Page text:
One type of Noh mask is the hannya mask. The person who wears this mask is supposed to play a jealous and evil woman who has turned into a demon. The pointed horns and the metal eyes and teeth are used to show anger and wrath. The hannya masks were designed based on the early snake masks and by painted scrolls, which were dated back to the Muromachi period. The coloring of the masks shows how much passion that certain character has in that demon’s anger.

  Ko-omote is another Noh theatre mask. This represents a young woman who is calm. The Ko-omote mask represents the traditional Heian beauty featuring shaved eyebrows, blackened teeth, and neat hair. Some ko-omote masks have lips that are farther apart and fuller looking cheeks. You can tell how old a character is supposed to be depending on how wide apart the masks eyes are. The ko-omote masks have eyes that are closer together to represent that it is a younger woman.
Uba masks were used to represent old women. An uba mask is usually used in the Noh play Takasago. Woman that wear uba masks are usually shown with a broom and rake. The wrinkles and the gray hair on the mask show that this character has obviously experienced a lot. The uba mask was originally made for Takasago but then was later on added to other plays.  
Otoko masks are the masks that young men wear. There are many different masks that can be used to represent young men. Just like ko-mote masks, the eyes represent how old and wise that character is. In the beginning of Noh theatre, there were no masks for young and middle aged men. As time went on, the Japanese decided to make masks for men and young men as well.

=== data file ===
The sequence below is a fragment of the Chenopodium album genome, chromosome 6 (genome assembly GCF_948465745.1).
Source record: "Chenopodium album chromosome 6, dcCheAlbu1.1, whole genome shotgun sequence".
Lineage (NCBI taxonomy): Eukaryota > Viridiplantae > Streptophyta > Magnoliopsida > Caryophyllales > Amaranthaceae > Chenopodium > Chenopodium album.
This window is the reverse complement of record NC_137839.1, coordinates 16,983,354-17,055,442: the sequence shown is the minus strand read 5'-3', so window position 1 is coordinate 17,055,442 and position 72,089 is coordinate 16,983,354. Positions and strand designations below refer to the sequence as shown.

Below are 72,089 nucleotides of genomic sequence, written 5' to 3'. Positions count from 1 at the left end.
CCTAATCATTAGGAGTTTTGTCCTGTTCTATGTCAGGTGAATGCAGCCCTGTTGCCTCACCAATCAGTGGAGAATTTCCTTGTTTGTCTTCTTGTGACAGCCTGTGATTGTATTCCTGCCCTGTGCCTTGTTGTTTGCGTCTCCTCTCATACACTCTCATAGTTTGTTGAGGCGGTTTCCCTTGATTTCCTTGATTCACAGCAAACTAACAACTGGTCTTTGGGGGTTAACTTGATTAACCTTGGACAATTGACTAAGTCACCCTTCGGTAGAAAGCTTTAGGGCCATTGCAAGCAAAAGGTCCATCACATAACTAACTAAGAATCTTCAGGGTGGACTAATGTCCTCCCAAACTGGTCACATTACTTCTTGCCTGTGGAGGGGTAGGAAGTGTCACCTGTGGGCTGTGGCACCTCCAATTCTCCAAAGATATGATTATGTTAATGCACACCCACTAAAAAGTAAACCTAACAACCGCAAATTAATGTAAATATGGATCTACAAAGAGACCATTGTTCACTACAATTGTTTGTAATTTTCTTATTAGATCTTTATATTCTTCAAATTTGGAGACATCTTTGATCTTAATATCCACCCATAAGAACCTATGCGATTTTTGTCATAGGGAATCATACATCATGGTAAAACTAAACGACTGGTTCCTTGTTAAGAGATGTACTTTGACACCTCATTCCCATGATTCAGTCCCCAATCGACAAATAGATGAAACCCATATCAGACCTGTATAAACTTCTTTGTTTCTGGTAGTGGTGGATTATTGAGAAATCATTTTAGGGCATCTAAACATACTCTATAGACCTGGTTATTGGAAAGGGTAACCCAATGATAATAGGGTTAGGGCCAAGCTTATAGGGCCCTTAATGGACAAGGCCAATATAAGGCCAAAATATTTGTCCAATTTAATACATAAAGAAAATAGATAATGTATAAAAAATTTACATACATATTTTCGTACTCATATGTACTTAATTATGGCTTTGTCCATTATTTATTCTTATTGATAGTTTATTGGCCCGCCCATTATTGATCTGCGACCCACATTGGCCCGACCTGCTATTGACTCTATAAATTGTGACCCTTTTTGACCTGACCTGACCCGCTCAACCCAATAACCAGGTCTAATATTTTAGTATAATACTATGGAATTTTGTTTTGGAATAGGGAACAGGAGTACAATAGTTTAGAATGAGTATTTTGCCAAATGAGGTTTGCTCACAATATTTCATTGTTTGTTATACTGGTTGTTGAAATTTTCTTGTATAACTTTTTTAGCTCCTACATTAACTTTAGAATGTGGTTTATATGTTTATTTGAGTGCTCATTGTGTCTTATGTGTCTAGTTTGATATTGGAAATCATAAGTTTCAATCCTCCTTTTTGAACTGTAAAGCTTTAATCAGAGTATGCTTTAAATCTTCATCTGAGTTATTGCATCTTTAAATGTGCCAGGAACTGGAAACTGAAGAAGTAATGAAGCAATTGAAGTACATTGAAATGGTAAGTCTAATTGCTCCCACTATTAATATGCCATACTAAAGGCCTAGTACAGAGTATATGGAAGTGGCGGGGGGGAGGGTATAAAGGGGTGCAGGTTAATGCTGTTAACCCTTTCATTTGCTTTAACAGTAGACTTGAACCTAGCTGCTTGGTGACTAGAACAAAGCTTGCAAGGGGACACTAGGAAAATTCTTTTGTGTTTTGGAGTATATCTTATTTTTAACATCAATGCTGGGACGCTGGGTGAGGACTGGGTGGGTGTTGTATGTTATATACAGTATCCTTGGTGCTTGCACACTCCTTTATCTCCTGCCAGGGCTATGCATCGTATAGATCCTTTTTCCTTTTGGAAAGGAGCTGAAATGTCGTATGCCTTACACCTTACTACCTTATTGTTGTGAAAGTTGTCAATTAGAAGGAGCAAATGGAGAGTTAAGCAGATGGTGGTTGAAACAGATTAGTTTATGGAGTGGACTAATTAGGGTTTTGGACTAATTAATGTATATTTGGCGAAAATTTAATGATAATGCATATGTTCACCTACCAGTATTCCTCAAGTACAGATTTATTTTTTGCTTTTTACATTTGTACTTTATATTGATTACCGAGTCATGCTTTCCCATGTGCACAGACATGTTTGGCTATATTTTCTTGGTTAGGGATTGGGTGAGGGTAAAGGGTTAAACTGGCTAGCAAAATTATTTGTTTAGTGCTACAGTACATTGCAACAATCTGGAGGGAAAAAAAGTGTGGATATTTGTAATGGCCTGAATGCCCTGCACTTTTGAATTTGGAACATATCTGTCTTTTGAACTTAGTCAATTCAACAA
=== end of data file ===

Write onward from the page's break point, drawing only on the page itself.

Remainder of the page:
The shikami masks are used as the demon masks. You can tell when you look at the masks that this is what they are used for because of the way they look. The fang teeth and the evil looking mouth show the fear that is portrayed in this mask. There is a red complexion on the mask. This shows the anger in the demon just like in the hannya mask. Both the teeth and the eyes are painted a metallic gold as well.  
The chujo mask is another mask worn by a young male. These masks have very light skin and high eyebrows as well as black teeth, which was normal for a court nobleman at that time. This mask is said to represent the famous poet Ariwara no Narihira. The chujo mask is usually used for the character of Prince Genji in The Tale of Genji. This mask can also be used to show different parts as well.
  These are some of the masks that are used in Noh theatre. Noh theatre has been around for hundreds of years, and has almost always used masks to portray different characters. Each mask has a specific use and feeling to it. All of the masks that have been mentioned have been used in numerous different Noh plays in Japan for thousands of years. Masks are a very important part of Noh theatre and it would not be the same without them.